Leona slammed the door.

Editors have an eagle eye when it comes to spotting the ‘ly’ nuisances. So don’t risk the embarrassment of having your work returned marked unacceptable because of the use of adverbs. The offenses are even more glaring when the adverbs are doubled up: Leona breathed noisily and wearily. Could be revised to: Leona yawned. Mark Twain wrote in a magazine about what he called ‘this adverb plague”:
I am dead to adverbs; they cannot excite me … There are subtleties which I cannot master at all,--they confuse me, they mean absolutely nothing to me,--and this adverb plague is one of them.

It is not that adverbs do not mean anything, nor that they do not spice up one’s writing, or that they are hard to master—it is that they add very little and subtract a lot.

Often a writer must use them. But master writers limit their use to an absolute minimum. And when they do have to use an adverb they prefer to qualify or buttress their verbs with adverb substitutes—such as prepositional phrases. Take this example:

Jacqueline Susan wrote brilliantly.

The adverb ‘brilliantly’ (which qualifies the conjugated verb ‘wrote’) may be replaced by the prepositional phrase ‘with brilliance’:

Jacqueline Susan wrote with brilliance.

But what we may consider blasphemous in the temple of writing is the use of adverbs as sentence openers:

Ardently, lucidly, vigorously, humorously and passionately Josh Brogan sang the song-homage to Van Gogh ‘Vincent.’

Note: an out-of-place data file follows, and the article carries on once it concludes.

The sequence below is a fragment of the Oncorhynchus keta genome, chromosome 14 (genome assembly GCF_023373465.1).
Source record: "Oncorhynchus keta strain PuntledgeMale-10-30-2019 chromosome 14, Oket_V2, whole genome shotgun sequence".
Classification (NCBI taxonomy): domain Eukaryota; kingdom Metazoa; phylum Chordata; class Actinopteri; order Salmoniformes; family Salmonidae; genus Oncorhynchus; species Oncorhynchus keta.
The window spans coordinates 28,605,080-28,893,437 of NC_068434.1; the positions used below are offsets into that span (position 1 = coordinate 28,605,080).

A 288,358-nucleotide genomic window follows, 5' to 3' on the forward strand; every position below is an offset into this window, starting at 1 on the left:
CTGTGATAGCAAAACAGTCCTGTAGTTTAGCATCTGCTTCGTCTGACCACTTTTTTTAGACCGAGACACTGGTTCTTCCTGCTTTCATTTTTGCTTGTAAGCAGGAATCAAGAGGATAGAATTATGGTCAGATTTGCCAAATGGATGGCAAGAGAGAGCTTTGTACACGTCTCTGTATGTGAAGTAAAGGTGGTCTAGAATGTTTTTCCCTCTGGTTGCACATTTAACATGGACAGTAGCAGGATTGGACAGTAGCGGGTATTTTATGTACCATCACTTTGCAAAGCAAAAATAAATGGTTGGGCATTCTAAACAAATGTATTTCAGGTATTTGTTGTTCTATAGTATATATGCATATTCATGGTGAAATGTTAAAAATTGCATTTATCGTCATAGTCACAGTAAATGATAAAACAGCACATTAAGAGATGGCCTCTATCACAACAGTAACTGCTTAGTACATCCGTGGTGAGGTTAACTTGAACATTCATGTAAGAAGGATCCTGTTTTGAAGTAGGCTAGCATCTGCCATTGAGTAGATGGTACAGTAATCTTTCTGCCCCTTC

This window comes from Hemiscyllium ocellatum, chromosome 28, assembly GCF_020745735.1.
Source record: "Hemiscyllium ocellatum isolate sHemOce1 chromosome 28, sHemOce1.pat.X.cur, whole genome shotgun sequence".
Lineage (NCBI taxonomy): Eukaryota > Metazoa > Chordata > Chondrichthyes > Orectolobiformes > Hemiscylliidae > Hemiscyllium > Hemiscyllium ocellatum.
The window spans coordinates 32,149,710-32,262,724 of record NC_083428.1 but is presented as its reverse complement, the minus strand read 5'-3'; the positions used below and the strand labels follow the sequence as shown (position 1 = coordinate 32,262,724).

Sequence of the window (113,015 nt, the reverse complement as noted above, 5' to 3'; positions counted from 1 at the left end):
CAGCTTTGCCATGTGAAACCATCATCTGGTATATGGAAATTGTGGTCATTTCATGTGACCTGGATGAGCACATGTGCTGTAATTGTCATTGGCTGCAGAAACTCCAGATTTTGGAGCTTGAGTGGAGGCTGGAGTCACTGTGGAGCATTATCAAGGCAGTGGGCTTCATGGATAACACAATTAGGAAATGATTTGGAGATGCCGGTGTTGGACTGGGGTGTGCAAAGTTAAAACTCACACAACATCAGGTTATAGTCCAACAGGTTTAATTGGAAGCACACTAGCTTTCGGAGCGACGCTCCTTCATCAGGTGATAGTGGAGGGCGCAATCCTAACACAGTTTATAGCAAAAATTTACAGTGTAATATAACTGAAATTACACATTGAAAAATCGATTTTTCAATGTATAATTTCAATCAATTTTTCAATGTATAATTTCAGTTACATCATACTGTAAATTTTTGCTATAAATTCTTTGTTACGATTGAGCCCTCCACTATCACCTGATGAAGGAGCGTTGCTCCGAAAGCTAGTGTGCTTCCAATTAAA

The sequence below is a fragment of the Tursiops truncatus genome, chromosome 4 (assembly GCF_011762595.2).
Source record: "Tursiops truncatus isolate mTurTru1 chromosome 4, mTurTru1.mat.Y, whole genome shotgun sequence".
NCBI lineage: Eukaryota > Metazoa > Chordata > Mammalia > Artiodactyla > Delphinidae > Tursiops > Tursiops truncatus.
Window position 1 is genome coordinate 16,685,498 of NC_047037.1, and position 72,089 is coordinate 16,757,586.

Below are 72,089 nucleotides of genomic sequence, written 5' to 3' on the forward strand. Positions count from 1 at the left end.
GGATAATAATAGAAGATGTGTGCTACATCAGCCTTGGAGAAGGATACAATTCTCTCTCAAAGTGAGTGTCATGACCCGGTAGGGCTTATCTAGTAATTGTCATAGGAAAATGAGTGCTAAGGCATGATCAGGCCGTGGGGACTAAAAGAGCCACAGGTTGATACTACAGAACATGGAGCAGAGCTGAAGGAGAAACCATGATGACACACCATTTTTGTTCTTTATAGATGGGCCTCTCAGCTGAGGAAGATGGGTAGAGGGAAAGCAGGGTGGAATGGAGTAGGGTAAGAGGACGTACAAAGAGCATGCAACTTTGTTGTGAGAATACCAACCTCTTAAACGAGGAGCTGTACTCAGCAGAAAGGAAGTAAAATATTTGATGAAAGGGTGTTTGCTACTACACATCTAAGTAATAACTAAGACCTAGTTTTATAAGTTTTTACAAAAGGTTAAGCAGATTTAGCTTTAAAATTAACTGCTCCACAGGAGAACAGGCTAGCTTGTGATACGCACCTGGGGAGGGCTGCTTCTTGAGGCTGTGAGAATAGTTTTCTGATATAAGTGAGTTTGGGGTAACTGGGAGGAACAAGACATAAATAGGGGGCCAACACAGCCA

All that useless concatenation of adverbs could have been avoided by a simple verb:

When it comes to ‘Vincent” no one can out-sing John Brogan.

As horror master writer Stephen King says, "The road to hell is paved with adverbs." So, if you consider yourself a serious writer, after you have done your writing for the day, run a program that will automatically remove all adverbs ending in ‘ly.’

You might still end up with many other adverbs, but not the most glaring ones—the ‘ly’ nuisances. To practice what I am preaching let me see what I can find. Ooops! “ … will automatically remove …” Let’s replace ‘remove’ with ‘expunge.’ The result is then that now we don’t need to use ‘automatically’ at all.

Senada Selmani, model

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Professor Guerrero's Blog

Co-author of East of Tiffany's, 13 short stories that will warm your heart - See 101 reviews in Amazon.com and 37 in Barnes and Noble.

on KINDLE on NOOK